“A stunning novel about war as it is lived on the home front, Blue Stars offers us characters so endearing and flawed that they feel like people I know and love. Emily Gray Tedrowe has crafted a story that reminds us that the real stuff of life is in the everyday, and that there's a quiet heroism to the mothers and wives back home. I couldn't put it down.” ―Ann Leary, New York Times bestselling author of The Good House
“To read Blue Stars is to dive headfirst into two lives so fully realized that they both instantly claim our sympathy and loyalty--even as they stand, at times, diametrically opposed. To this military outsider, the book was an education and a delight; to those steeped in that world, it should resonate profoundly. Beautifully told and compulsively readable, this is a timely book--and an important one.” ―Rebecca Makkai, author of The Hundred-Year House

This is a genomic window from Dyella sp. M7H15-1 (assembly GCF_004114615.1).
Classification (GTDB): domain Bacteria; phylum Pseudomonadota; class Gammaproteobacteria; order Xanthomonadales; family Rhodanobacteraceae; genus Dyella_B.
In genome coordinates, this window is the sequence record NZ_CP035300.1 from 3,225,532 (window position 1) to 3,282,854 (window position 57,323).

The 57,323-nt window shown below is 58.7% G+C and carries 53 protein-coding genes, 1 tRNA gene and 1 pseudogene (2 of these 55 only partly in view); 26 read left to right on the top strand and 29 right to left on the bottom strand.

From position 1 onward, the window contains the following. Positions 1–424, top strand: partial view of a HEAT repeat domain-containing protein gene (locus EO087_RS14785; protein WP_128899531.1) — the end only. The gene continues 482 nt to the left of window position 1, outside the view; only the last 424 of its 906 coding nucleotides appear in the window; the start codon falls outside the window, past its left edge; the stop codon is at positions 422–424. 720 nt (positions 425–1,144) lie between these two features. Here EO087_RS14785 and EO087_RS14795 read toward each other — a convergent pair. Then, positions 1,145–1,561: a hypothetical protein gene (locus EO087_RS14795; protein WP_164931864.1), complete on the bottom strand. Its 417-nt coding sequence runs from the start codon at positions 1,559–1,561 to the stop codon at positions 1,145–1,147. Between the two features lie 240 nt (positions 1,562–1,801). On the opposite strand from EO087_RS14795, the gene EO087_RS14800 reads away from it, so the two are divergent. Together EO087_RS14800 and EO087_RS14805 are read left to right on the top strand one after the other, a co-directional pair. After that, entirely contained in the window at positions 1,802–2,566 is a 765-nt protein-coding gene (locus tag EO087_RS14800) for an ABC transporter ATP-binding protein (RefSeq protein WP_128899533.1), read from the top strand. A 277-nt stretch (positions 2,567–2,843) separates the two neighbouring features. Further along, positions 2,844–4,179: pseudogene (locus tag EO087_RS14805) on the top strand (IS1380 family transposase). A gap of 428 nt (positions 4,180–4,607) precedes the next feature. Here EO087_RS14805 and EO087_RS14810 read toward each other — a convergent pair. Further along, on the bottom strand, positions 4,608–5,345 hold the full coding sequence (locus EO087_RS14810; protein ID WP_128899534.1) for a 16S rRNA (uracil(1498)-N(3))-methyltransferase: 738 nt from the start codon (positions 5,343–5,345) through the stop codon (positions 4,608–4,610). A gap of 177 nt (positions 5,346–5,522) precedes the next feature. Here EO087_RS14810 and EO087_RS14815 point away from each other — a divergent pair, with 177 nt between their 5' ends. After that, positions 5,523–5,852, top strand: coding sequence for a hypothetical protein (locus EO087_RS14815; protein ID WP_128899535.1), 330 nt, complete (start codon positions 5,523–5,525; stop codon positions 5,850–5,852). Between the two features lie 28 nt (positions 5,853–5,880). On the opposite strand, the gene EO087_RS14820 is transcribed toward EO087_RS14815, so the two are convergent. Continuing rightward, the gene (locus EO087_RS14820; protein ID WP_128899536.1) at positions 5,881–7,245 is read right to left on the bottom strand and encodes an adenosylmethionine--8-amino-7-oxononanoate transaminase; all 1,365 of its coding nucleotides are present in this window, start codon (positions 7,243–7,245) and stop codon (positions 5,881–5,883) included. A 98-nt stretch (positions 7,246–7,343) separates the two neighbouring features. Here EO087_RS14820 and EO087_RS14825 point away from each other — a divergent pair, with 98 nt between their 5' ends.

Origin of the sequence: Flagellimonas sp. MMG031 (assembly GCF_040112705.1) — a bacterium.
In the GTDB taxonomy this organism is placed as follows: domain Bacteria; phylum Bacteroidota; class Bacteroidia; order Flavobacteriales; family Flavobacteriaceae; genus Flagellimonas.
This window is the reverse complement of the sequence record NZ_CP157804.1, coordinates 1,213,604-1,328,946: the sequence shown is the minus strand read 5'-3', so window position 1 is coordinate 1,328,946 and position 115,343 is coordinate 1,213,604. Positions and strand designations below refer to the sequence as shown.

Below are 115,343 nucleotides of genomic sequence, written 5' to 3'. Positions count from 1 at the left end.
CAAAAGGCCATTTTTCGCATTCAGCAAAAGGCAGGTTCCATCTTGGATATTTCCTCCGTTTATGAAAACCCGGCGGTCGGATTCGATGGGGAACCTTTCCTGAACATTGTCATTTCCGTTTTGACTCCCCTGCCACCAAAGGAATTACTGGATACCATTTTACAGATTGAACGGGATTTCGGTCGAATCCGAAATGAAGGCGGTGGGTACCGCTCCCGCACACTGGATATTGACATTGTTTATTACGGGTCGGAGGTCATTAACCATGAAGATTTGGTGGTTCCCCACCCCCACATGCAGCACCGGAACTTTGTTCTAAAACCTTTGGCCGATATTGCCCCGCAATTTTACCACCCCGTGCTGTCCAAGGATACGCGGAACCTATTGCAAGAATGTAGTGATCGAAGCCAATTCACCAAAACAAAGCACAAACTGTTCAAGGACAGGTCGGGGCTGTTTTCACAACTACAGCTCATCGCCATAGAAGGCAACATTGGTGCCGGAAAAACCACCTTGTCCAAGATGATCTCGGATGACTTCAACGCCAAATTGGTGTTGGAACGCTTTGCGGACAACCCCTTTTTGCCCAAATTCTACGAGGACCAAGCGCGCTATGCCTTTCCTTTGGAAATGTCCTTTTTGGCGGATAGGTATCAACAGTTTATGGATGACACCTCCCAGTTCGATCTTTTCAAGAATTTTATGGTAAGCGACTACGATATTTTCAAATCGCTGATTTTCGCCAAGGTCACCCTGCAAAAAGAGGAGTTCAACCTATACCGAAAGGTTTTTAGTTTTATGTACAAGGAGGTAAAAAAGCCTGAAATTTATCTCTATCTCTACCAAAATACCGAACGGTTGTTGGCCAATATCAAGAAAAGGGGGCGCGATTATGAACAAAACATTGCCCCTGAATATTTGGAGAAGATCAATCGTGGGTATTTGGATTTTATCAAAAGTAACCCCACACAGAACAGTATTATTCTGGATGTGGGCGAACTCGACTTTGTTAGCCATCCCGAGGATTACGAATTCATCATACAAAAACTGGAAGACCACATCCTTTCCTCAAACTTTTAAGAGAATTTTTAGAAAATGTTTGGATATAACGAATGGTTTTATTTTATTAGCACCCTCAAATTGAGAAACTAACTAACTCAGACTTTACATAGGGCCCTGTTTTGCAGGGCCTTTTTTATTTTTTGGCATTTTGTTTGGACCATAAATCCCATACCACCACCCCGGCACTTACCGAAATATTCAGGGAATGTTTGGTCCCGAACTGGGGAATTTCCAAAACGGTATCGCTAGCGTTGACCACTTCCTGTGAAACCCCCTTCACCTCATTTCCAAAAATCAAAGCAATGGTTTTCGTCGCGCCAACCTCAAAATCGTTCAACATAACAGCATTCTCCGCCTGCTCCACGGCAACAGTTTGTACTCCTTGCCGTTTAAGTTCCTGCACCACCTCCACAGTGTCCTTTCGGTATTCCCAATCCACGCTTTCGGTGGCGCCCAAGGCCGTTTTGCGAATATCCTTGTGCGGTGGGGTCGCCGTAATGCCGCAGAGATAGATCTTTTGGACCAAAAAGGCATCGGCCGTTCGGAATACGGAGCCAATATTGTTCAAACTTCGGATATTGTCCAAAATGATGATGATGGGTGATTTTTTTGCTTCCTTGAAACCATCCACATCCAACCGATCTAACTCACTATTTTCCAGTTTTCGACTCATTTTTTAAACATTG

“A penetrating novel about the Iraq War's inevitable collateral damage – the lives of the mothers and wives left behind . . . Tedrowe's examination of military families is honest and nuanced, and she manages to wrestle some kind of equanimity for the flawed heroes of her tale. As more stories about Iraq appear, novels like Tedrowe's, focused on the home front, will be a valuable contribution to our understanding of the war.” ―Kirkus
“A deep look into the strain of being a military wife and mother and the power of women and their emotional bonds.” ―Library Journal